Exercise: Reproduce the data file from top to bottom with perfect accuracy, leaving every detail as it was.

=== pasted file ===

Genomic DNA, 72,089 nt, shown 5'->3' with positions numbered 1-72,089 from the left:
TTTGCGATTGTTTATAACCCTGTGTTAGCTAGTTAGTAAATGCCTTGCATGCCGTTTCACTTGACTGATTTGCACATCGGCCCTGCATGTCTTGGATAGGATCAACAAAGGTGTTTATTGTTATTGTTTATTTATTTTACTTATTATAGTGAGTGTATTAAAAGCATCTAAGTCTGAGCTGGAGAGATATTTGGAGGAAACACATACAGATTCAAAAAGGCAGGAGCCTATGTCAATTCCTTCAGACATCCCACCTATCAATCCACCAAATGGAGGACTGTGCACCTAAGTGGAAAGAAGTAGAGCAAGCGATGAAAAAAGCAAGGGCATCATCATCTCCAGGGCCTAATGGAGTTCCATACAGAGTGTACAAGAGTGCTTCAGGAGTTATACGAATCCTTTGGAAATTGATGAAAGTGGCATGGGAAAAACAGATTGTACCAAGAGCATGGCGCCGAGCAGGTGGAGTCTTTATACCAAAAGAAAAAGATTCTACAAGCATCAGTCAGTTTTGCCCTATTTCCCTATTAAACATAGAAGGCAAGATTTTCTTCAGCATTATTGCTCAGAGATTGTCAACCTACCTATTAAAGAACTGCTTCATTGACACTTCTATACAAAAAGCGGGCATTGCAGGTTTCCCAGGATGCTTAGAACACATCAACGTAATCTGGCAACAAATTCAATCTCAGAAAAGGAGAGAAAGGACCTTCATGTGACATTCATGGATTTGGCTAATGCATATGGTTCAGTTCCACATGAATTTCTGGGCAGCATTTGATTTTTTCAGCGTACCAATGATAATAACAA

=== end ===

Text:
Genomic DNA, 72,089 nt, shown 5'->3' with positions numbered 1-72,089 from the left:
TTTGCGATTGTTTATAACCCTGTGTTAGCTAGTTAGTAAATGCCTTGCATGCCGTTTCACTTGACTGATTTGCACATCGGCCCTGCATGTCTTGGATAGGATCAACAAAGGTGTTTATTGTTATTGTTTATTTATTTTACTTATTATAGTGAGTGTATTAAAAGCATCTAAGTCTGAGCTGGAGAGATATTTGGAGGAAACACATACAGATTCAAAAAGGCAGGAGCCTATGTCAATTCCTTCAGACATCCCACCTATCAATCCACCAAATGGAGGACTGTGCACCTAAGTGGAAAGAAGTAGAGCAAGCGATGAAAAAAGCAAGGGCATCATCATCTCCAGGGCCTAATGGAGTTCCATACAGAGTGTACAAGAGTGCTTCAGGAGTTATACGAATCCTTTGGAAATTGATGAAAGTGGCATGGGAAAAACAGATTGTACCAAGAGCATGGCGCCGAGCAGGTGGAGTCTTTATACCAAAAGAAAAAGATTCTACAAGCATCAGTCAGTTTTGCCCTATTTCCCTATTAAACATAGAAGGCAAGATTTTCTTCAGCATTATTGCTCAGAGATTGTCAACCTACCTATTAAAGAACTGCTTCATTGACACTTCTATACAAAAAGCGGGCATTGCAGGTTTCCCAGGATGCTTAGAACACATCAACGTAATCTGGCAACAAATTCAATCTCAGAAAAGGAGAGAAAGGACCTTCATGTGACATTCATGGATTTGGCTAATGCATATGGTTCAGTTCCACATGAATTTCTGGGCAGCATTTGATTTTTTCAGCGTACCAATGATAATAACAA